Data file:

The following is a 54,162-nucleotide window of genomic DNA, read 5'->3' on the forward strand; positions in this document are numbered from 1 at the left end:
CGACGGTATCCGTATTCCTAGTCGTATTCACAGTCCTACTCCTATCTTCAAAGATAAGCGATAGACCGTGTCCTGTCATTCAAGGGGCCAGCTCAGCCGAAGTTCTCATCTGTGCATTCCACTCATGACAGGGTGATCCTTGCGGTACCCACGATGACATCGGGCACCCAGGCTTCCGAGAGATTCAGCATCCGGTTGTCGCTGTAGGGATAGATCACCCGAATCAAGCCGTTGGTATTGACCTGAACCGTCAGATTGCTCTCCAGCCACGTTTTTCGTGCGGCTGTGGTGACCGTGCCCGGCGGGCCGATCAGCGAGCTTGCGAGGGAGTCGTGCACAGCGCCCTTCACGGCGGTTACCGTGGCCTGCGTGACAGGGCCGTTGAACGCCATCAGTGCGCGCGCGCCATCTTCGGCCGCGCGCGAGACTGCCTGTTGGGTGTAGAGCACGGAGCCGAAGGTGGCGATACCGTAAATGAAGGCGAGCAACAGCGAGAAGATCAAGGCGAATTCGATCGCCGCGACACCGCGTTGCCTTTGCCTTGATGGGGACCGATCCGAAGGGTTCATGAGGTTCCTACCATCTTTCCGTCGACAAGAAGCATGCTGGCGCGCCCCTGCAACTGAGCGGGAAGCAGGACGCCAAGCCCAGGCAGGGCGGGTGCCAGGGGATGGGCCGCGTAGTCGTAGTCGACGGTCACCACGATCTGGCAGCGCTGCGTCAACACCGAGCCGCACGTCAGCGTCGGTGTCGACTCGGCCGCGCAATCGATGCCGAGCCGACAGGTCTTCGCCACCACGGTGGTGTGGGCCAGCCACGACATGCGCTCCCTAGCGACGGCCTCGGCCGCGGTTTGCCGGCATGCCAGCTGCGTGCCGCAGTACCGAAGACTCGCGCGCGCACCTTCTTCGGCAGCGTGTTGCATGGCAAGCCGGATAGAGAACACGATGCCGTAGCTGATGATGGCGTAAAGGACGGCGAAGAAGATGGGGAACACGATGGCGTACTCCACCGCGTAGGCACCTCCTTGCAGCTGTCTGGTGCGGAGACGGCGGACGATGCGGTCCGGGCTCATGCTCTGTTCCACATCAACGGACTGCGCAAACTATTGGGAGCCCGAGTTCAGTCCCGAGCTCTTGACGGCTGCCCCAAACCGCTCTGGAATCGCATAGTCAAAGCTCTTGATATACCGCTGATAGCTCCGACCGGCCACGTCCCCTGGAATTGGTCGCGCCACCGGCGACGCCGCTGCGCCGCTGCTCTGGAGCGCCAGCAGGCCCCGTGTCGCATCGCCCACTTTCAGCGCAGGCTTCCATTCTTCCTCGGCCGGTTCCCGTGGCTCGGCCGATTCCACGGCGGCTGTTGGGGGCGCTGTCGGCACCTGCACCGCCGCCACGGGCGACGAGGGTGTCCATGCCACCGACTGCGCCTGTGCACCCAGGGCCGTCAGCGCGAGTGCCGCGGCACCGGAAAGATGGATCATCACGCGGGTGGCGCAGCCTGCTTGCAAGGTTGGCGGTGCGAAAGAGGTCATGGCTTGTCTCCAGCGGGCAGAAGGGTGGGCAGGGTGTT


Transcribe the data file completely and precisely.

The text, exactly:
The following is a 54,162-nucleotide window of genomic DNA, read 5'->3' on the forward strand; positions in this document are numbered from 1 at the left end:
CGACGGTATCCGTATTCCTAGTCGTATTCACAGTCCTACTCCTATCTTCAAAGATAAGCGATAGACCGTGTCCTGTCATTCAAGGGGCCAGCTCAGCCGAAGTTCTCATCTGTGCATTCCACTCATGACAGGGTGATCCTTGCGGTACCCACGATGACATCGGGCACCCAGGCTTCCGAGAGATTCAGCATCCGGTTGTCGCTGTAGGGATAGATCACCCGAATCAAGCCGTTGGTATTGACCTGAACCGTCAGATTGCTCTCCAGCCACGTTTTTCGTGCGGCTGTGGTGACCGTGCCCGGCGGGCCGATCAGCGAGCTTGCGAGGGAGTCGTGCACAGCGCCCTTCACGGCGGTTACCGTGGCCTGCGTGACAGGGCCGTTGAACGCCATCAGTGCGCGCGCGCCATCTTCGGCCGCGCGCGAGACTGCCTGTTGGGTGTAGAGCACGGAGCCGAAGGTGGCGATACCGTAAATGAAGGCGAGCAACAGCGAGAAGATCAAGGCGAATTCGATCGCCGCGACACCGCGTTGCCTTTGCCTTGATGGGGACCGATCCGAAGGGTTCATGAGGTTCCTACCATCTTTCCGTCGACAAGAAGCATGCTGGCGCGCCCCTGCAACTGAGCGGGAAGCAGGACGCCAAGCCCAGGCAGGGCGGGTGCCAGGGGATGGGCCGCGTAGTCGTAGTCGACGGTCACCACGATCTGGCAGCGCTGCGTCAACACCGAGCCGCACGTCAGCGTCGGTGTCGACTCGGCCGCGCAATCGATGCCGAGCCGACAGGTCTTCGCCACCACGGTGGTGTGGGCCAGCCACGACATGCGCTCCCTAGCGACGGCCTCGGCCGCGGTTTGCCGGCATGCCAGCTGCGTGCCGCAGTACCGAAGACTCGCGCGCGCACCTTCTTCGGCAGCGTGTTGCATGGCAAGCCGGATAGAGAACACGATGCCGTAGCTGATGATGGCGTAAAGGACGGCGAAGAAGATGGGGAACACGATGGCGTACTCCACCGCGTAGGCACCTCCTTGCAGCTGTCTGGTGCGGAGACGGCGGACGATGCGGTCCGGGCTCATGCTCTGTTCCACATCAACGGACTGCGCAAACTATTGGGAGCCCGAGTTCAGTCCCGAGCTCTTGACGGCTGCCCCAAACCGCTCTGGAATCGCATAGTCAAAGCTCTTGATATACCGCTGATAGCTCCGACCGGCCACGTCCCCTGGAATTGGTCGCGCCACCGGCGACGCCGCTGCGCCGCTGCTCTGGAGCGCCAGCAGGCCCCGTGTCGCATCGCCCACTTTCAGCGCAGGCTTCCATTCTTCCTCGGCCGGTTCCCGTGGCTCGGCCGATTCCACGGCGGCTGTTGGGGGCGCTGTCGGCACCTGCACCGCCGCCACGGGCGACGAGGGTGTCCATGCCACCGACTGCGCCTGTGCACCCAGGGCCGTCAGCGCGAGTGCCGCGGCACCGGAAAGATGGATCATCACGCGGGTGGCGCAGCCTGCTTGCAAGGTTGGCGGTGCGAAAGAGGTCATGGCTTGTCTCCAGCGGGCAGAAGGGTGGGCAGGGTGTT